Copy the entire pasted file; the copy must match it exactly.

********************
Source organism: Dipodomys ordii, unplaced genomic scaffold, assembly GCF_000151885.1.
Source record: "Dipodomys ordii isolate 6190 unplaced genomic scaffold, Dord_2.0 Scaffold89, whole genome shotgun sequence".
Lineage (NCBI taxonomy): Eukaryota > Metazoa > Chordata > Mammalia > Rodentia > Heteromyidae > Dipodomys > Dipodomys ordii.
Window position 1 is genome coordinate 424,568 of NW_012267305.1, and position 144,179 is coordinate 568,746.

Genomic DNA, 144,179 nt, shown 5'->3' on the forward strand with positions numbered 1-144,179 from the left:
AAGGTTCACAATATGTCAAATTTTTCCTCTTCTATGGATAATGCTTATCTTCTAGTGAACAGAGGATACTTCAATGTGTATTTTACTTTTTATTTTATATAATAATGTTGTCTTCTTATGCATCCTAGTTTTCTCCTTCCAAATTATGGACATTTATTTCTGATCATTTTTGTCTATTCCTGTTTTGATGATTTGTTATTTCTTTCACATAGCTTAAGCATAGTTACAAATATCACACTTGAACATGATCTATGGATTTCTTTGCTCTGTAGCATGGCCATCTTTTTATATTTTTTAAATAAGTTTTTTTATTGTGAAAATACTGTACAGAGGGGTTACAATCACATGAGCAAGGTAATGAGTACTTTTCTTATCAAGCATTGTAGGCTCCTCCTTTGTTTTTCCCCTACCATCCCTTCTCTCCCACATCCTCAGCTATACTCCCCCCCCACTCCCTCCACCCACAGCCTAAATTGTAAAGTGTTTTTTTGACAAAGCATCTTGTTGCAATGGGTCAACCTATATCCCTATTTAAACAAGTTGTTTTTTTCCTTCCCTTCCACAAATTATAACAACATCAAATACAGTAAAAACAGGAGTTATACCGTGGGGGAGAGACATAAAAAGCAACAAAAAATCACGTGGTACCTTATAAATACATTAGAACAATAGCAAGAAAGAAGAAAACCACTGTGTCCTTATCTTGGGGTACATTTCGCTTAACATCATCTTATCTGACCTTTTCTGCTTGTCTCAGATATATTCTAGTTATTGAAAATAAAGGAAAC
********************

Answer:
Source organism: Dipodomys ordii, unplaced genomic scaffold, assembly GCF_000151885.1.
Source record: "Dipodomys ordii isolate 6190 unplaced genomic scaffold, Dord_2.0 Scaffold89, whole genome shotgun sequence".
Lineage (NCBI taxonomy): Eukaryota > Metazoa > Chordata > Mammalia > Rodentia > Heteromyidae > Dipodomys > Dipodomys ordii.
Window position 1 is genome coordinate 424,568 of NW_012267305.1, and position 144,179 is coordinate 568,746.

Genomic DNA, 144,179 nt, shown 5'->3' on the forward strand with positions numbered 1-144,179 from the left:
AAGGTTCACAATATGTCAAATTTTTCCTCTTCTATGGATAATGCTTATCTTCTAGTGAACAGAGGATACTTCAATGTGTATTTTACTTTTTATTTTATATAATAATGTTGTCTTCTTATGCATCCTAGTTTTCTCCTTCCAAATTATGGACATTTATTTCTGATCATTTTTGTCTATTCCTGTTTTGATGATTTGTTATTTCTTTCACATAGCTTAAGCATAGTTACAAATATCACACTTGAACATGATCTATGGATTTCTTTGCTCTGTAGCATGGCCATCTTTTTATATTTTTTAAATAAGTTTTTTTATTGTGAAAATACTGTACAGAGGGGTTACAATCACATGAGCAAGGTAATGAGTACTTTTCTTATCAAGCATTGTAGGCTCCTCCTTTGTTTTTCCCCTACCATCCCTTCTCTCCCACATCCTCAGCTATACTCCCCCCCCACTCCCTCCACCCACAGCCTAAATTGTAAAGTGTTTTTTTGACAAAGCATCTTGTTGCAATGGGTCAACCTATATCCCTATTTAAACAAGTTGTTTTTTTCCTTCCCTTCCACAAATTATAACAACATCAAATACAGTAAAAACAGGAGTTATACCGTGGGGGAGAGACATAAAAAGCAACAAAAAATCACGTGGTACCTTATAAATACATTAGAACAATAGCAAGAAAGAAGAAAACCACTGTGTCCTTATCTTGGGGTACATTTCGCTTAACATCATCTTATCTGACCTTTTCTGCTTGTCTCAGATATATTCTAGTTATTGAAAATAAAGGAAAC